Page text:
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Accident Investigation Report
Surface Metal Mine

Fatal Powered Haulage Accident

Mt. Hamilton Mining Company
Mt. Hamilton Mining Company (Mine)
Ely, White Pine County, Nevada
ID No. 26-02254

January 14, 1997


Timothy Hannifin III
Mine Safety and Health Inspector

Bobby Caples
Mine Safety and Health Inspector

Mine Safety and Health Administration
Western District Office
3333 Vaca Valley Parkway, Suite 600
Vacaville, California 95688

Fred M. Hansen
District Manager


William E. Black, stacker operator, age 47, was fatally injured at 11:15 p.m. on January 14, 1997 when he attempted to clean a conveyor end-roller and became entangled at the pinch point. Black had two years mining experience, the past 11 weeks at this operation. Black had been trained in accordance with 30 CFR Part 48. He had received Newly Employed Experienced Miner training on October 30, 1996.

Clyde Drake, director of safety and security, notified MSHA of the accident at 11:35 p.m. January 14, 1997. An investigation was started the following day.

The Mt. Hamilton Mining Company mine,located 54 miles west of Ely, White Pine County, Nevada, was a surface open pit, multiple bench gold mine. It was owned and operated by Mt. Hamilton Mining Company, a subsidiary of REA Gold Corp. of Vancouver, B.C. Canada. The principal operating officials were Joe R. Dewey, mine manager, and Clyde Drake, director of safety and security. The mine operated two 12-hour shifts, seven days per week. A total of 143 persons were employed at the mine.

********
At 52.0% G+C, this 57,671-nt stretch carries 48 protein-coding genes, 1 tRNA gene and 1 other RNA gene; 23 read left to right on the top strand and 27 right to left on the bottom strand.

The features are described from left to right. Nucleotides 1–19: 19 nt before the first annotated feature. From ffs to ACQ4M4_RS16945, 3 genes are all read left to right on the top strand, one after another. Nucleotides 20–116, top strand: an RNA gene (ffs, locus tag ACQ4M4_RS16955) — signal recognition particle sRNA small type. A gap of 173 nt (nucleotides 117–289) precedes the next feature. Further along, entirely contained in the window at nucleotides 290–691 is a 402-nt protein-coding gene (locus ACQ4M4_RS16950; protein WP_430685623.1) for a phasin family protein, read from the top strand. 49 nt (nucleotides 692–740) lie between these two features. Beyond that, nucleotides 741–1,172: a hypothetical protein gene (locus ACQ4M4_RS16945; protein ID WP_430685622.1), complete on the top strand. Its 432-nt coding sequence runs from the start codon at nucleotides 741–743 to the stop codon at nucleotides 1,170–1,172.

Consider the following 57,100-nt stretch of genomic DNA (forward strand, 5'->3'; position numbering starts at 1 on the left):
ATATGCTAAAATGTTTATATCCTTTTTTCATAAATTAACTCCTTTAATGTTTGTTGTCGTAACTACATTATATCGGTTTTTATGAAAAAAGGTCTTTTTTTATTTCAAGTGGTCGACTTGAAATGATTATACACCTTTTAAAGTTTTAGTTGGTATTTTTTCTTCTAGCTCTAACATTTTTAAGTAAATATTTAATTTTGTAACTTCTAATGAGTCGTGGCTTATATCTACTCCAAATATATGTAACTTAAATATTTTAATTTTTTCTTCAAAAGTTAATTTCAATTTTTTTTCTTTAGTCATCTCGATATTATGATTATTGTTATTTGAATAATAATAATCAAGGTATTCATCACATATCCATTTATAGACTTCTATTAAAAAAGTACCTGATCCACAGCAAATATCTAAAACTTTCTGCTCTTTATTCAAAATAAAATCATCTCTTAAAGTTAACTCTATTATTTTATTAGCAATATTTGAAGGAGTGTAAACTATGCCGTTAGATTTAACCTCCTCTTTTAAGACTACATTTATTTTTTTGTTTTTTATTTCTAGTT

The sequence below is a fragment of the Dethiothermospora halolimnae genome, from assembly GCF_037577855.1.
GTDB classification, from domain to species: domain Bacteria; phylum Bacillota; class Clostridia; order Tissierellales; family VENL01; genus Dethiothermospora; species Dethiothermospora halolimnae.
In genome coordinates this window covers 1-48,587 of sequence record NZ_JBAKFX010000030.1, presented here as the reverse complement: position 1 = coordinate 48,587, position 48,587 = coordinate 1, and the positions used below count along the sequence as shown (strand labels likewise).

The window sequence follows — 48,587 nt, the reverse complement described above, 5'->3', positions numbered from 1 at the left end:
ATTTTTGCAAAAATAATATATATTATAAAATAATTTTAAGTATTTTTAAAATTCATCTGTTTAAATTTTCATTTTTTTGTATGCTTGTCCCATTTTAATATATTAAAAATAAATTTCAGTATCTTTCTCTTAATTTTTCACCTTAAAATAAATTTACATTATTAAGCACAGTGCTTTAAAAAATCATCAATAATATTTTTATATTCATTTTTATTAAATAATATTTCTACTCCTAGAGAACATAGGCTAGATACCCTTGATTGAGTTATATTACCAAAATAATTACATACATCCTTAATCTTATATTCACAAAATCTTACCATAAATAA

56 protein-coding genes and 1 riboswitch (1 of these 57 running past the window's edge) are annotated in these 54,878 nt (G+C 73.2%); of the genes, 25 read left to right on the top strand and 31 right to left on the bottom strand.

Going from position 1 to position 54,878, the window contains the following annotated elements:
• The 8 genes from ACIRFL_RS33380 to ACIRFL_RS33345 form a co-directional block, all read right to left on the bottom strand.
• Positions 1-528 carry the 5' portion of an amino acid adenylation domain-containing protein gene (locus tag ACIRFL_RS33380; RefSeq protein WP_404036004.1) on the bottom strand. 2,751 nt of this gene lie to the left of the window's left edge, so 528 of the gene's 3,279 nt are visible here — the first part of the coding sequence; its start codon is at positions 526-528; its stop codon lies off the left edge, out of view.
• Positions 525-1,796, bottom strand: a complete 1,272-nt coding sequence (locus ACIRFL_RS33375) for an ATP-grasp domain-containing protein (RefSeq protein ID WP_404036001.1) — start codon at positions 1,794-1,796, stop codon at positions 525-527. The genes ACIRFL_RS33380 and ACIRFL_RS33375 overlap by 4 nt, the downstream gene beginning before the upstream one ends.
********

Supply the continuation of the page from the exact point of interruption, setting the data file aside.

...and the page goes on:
Ore was transported by 40-ton Freightliner over-the-road trucks to the crushing facility where it was crushed, screened to size, and transferred by conveyor to a cyanide leach pad for processing.

The last regular inspection at this operation was completed on September 11, 1996.


The screen feed conveyor involved in the accident was designated by the company as conveyor Number 2, and was manufactured by U.S. Machinery Company. The conveyor was inclined at 30 degrees and was 115 feet long with a self tracking, 36-inch wide, reinforced nylon, rubberized belt. Raw material from the primary crusher was transferred onto the belt at the tail pulley and conveyed to the head pulley, where it was discharged into the primary screening system. It was powered by a 1750 rpm, three phase, 480 volt AC, 50 horsepower, electric motor with a 15-to-1 gear ratio.